Taika Waititi’s “Hunt for the Wilderpeople” shouldn’t work. It’s the sort of venture that is hard to portray without making it sound stereotypical and nostalgic. It’s another transitioning story, this one of a grieved young person discovering his place on the planet somewhere down in the mountains, with a man who never thought he’d be a father figure. But then Waititi’s film opposes its tradition through grounded characters, witty discourse, empathetic filmmaking and imaginative narrating. “Hunt for the Wilderpeople” is reliably smart and notwithstanding moving.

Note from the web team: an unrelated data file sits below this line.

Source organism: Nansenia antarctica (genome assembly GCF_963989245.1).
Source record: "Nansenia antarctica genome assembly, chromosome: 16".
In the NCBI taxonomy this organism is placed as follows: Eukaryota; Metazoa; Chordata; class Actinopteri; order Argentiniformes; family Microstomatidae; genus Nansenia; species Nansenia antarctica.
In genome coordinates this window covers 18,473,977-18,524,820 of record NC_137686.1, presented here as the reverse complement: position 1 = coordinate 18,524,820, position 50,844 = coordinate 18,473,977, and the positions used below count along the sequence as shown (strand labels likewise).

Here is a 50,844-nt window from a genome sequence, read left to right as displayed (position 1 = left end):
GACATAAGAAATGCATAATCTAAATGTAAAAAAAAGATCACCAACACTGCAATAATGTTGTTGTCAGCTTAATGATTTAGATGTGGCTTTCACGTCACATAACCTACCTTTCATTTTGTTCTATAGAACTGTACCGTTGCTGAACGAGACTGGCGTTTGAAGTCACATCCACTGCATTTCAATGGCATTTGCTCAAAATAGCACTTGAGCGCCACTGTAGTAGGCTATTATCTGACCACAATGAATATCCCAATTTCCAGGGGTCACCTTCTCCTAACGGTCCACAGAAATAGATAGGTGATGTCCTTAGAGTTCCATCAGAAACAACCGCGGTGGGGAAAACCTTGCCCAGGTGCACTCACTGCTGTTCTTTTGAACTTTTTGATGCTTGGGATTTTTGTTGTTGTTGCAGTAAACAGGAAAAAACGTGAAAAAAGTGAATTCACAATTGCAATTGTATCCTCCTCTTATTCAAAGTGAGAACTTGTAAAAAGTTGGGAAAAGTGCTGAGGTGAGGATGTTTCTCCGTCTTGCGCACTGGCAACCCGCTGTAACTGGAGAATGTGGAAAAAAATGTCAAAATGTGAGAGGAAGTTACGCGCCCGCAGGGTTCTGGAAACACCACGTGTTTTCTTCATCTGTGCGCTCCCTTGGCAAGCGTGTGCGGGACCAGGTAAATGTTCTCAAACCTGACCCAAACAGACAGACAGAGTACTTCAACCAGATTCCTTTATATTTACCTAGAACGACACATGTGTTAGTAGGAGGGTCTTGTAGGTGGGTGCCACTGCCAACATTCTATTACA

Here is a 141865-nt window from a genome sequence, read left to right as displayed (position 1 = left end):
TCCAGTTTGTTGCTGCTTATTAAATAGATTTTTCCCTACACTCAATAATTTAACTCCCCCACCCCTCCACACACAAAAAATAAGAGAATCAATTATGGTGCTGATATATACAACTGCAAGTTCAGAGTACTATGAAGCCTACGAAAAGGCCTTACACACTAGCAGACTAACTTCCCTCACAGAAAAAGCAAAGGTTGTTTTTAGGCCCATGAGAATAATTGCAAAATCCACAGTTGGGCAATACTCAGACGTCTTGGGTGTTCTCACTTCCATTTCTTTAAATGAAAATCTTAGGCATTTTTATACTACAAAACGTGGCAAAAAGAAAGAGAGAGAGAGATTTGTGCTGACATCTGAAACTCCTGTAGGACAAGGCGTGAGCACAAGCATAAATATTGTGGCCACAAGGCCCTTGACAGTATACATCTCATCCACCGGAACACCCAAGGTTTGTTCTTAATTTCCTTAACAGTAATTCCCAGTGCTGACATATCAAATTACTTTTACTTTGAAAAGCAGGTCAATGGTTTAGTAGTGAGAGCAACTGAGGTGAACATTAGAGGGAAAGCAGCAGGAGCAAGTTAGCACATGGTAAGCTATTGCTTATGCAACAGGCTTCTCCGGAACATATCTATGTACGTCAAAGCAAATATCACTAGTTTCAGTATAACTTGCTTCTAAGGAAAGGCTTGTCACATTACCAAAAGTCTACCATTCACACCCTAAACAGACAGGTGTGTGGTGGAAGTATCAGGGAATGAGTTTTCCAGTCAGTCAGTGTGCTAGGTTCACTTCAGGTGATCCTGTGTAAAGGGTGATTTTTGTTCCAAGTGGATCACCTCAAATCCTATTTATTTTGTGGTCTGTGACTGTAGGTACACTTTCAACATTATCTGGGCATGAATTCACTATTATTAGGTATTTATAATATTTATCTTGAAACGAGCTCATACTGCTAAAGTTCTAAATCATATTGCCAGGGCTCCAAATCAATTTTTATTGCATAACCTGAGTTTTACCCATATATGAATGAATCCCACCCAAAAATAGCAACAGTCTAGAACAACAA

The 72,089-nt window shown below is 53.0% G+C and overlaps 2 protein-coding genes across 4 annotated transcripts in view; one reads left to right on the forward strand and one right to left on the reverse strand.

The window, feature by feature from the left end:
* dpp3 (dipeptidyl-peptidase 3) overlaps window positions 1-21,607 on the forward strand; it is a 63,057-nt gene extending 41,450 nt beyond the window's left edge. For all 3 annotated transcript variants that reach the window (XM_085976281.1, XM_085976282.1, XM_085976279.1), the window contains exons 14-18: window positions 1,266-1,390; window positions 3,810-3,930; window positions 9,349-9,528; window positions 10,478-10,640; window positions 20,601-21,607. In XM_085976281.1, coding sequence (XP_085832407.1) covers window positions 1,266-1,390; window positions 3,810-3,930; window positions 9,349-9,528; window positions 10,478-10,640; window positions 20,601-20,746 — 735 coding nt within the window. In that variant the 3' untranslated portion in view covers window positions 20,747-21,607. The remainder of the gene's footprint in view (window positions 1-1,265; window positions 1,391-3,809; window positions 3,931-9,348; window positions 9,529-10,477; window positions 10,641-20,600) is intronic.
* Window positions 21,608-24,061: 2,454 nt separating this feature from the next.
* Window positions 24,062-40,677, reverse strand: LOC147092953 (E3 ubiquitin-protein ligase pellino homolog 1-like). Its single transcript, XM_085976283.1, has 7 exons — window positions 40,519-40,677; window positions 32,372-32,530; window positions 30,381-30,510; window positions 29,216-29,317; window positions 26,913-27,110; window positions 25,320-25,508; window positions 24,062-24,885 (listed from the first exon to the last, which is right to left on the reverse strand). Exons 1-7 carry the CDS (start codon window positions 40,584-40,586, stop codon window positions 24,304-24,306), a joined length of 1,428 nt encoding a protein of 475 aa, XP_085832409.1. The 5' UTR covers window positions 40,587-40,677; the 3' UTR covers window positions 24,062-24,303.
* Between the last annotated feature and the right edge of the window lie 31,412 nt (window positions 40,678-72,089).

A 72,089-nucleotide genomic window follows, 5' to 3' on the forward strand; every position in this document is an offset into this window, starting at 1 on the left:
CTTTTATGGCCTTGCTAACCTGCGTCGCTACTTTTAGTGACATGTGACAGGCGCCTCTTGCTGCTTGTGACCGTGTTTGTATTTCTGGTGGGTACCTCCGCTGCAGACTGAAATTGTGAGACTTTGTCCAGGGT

It’s verification that we’ll continue listening to the commonplace stories in the event that they’re this well-told.